Stage & Dance

great american brass band festival: Danville event provides "natural audience' for Lincoln play with period tunes

The Great American Brass Band Festival in Danville is ­adding a little drama to the proceedings this year.

The occasion is the same one that has many artists ­undertaking innovative projects: the 200th anniversary of the birth of the 16th president of the United States, Abraham Lincoln.

Centre College communications director Mike Norris saw the festival in the school's hometown as a prime ­opportunity to highlight Centre's unique Lincoln connection.

”Centre College graduate John Todd Stuart was a friend of Lincoln's who directed Lincoln to practice law,“ Norris says. ”Lincoln came to him saying he wanted to be a blacksmith, and Stuart told him he was too smart to do that.“

Stuart lent Lincoln a set of law books; after the Hodgenville native passed the bar, Lincoln was Stuart's law partner for the first five years of Lincoln's career in Springfield, Ill.

Norris wrote a script for a play about Lincoln and ­Stuart called Strike Up the Band: Lincoln Comes Home, which incorporates period music throughout. He says the brass band festival ”seemed like a natural audience for it.“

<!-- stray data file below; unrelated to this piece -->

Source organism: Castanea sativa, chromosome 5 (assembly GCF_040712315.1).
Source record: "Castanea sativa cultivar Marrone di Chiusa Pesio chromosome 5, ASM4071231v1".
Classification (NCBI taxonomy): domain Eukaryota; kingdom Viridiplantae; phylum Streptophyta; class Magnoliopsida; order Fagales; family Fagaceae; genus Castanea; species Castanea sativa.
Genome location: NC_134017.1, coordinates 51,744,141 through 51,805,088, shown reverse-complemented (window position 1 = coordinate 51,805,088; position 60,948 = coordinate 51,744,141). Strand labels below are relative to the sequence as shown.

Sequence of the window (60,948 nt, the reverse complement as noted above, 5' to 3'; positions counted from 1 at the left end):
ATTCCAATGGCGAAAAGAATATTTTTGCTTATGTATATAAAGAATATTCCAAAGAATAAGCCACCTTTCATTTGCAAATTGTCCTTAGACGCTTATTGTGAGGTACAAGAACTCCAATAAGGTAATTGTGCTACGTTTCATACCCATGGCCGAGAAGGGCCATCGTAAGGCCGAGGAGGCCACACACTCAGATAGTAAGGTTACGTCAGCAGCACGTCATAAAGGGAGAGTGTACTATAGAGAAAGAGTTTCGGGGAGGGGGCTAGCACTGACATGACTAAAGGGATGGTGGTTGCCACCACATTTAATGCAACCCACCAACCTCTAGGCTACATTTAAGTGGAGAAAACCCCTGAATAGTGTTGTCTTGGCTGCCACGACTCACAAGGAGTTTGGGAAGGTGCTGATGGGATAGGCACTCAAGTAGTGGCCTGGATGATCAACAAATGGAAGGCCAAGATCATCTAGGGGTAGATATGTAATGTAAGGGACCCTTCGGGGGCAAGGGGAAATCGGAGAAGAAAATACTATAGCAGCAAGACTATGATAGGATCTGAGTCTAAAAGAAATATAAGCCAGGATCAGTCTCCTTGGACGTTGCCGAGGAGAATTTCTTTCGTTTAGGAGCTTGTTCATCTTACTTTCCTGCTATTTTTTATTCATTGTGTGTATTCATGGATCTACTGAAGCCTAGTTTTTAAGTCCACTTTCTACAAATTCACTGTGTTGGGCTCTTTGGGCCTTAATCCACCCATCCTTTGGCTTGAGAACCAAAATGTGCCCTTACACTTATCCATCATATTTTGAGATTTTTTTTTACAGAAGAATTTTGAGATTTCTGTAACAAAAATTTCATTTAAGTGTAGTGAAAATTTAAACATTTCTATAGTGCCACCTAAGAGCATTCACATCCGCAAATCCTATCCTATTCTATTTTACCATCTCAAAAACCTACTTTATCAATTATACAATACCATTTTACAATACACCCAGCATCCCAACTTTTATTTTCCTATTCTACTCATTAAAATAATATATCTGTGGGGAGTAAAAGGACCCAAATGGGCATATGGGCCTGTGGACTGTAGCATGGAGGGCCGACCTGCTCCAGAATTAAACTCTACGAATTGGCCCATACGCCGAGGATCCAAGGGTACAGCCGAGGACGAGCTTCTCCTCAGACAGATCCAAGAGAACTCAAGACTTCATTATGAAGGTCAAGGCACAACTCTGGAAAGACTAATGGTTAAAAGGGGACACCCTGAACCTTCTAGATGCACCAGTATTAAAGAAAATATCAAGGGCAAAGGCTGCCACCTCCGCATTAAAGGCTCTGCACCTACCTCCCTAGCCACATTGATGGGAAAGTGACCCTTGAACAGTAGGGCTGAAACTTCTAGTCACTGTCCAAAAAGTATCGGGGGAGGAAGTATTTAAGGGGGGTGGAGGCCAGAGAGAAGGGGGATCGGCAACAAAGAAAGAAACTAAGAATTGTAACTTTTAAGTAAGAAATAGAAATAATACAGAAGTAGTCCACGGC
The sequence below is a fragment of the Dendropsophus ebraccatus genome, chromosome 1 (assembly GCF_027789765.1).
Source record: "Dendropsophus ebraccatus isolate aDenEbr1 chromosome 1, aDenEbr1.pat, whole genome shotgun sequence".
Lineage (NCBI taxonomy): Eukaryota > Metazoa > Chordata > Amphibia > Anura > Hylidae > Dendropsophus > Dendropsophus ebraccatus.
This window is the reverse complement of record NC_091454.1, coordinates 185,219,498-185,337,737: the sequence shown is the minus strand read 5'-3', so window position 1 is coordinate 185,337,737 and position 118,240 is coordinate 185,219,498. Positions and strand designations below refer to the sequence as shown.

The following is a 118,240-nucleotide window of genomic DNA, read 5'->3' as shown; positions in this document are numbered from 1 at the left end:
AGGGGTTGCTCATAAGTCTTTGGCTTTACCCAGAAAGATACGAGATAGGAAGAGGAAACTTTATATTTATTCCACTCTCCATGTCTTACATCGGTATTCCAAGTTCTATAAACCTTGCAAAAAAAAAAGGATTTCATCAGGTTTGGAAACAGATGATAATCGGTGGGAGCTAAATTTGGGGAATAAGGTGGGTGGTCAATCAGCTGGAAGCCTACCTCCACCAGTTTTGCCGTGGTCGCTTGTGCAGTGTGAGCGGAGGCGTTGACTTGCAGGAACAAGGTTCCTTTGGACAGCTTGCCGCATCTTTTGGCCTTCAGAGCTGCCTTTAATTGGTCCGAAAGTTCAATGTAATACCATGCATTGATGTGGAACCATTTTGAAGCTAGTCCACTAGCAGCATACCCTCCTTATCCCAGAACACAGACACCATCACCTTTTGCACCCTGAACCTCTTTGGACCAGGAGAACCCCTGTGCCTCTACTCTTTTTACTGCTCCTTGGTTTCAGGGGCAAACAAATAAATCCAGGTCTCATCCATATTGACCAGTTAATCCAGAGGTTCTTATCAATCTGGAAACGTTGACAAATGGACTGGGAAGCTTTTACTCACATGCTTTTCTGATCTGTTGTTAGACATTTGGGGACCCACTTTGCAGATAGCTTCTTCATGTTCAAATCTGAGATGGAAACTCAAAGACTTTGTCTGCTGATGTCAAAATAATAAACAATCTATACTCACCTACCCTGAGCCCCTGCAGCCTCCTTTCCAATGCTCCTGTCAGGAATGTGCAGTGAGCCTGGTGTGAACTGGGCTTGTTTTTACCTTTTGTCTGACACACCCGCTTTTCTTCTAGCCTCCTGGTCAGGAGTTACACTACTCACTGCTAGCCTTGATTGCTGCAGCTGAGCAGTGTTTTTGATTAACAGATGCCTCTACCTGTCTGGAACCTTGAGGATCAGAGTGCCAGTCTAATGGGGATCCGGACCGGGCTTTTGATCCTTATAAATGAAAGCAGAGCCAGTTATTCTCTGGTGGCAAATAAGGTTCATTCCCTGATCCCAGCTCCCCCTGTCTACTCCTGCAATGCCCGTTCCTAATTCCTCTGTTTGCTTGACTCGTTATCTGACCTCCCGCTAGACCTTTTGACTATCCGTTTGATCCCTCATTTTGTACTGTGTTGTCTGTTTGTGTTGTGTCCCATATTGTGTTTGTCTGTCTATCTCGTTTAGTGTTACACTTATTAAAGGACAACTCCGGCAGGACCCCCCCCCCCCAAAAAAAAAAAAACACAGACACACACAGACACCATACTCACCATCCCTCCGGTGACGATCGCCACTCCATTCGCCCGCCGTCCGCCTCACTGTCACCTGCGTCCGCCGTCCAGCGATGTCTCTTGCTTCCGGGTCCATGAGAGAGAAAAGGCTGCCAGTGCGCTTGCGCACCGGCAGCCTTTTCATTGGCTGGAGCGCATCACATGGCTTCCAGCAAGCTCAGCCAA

Heartily agreeing are the show's musicians and 18-year festival veterans, Saxton's Cornet Band.

”They'll love it,“ says Saxton's spokesman David Goins. ”If you were there to see a concert in the 1800s, you would have seen a play, a vaudeville performance or a vignette.

”They've done vignettes before at the brass band festival, and they have been hugely successful.“

Brass band music and Lincoln are a natural fit, Goins notes, as the band has been exceptionally busy in recent months with Lincoln events and has numerous big events on the horizon. In the equal opportunity department, Saxton's also played an event in Hopkinsville last weekend commemorating the birth of Confederate States of America president Jefferson Davis.

Strike Up the Band's Lincoln also knows about keeping a full calendar.

Dean Dorrell, based in Washington, Ind., started ­portraying Lincoln 12 years ago when asked to do so for a retirement home Presidents Day celebration. The gig ”snowballed from there,“ and he started writing Lincoln scripts for a variety of audiences.

”Usually, in June, I might have two or three requests, ­mostly from libraries wanting me to kick off their summer reading programs,“ Dorrell says. ”I was busy every day last week and have another engagement Tuesday.“

Strike Up the Band is different from Dorrell's other ­engagements in that he's working from someone else's script.

He likes the script because it goes along with his intention to humanize Lincoln, who is deified in many people's eyes.

Says Dorrell: ”It shows that you don't have to be a perfect man to be a great man.“

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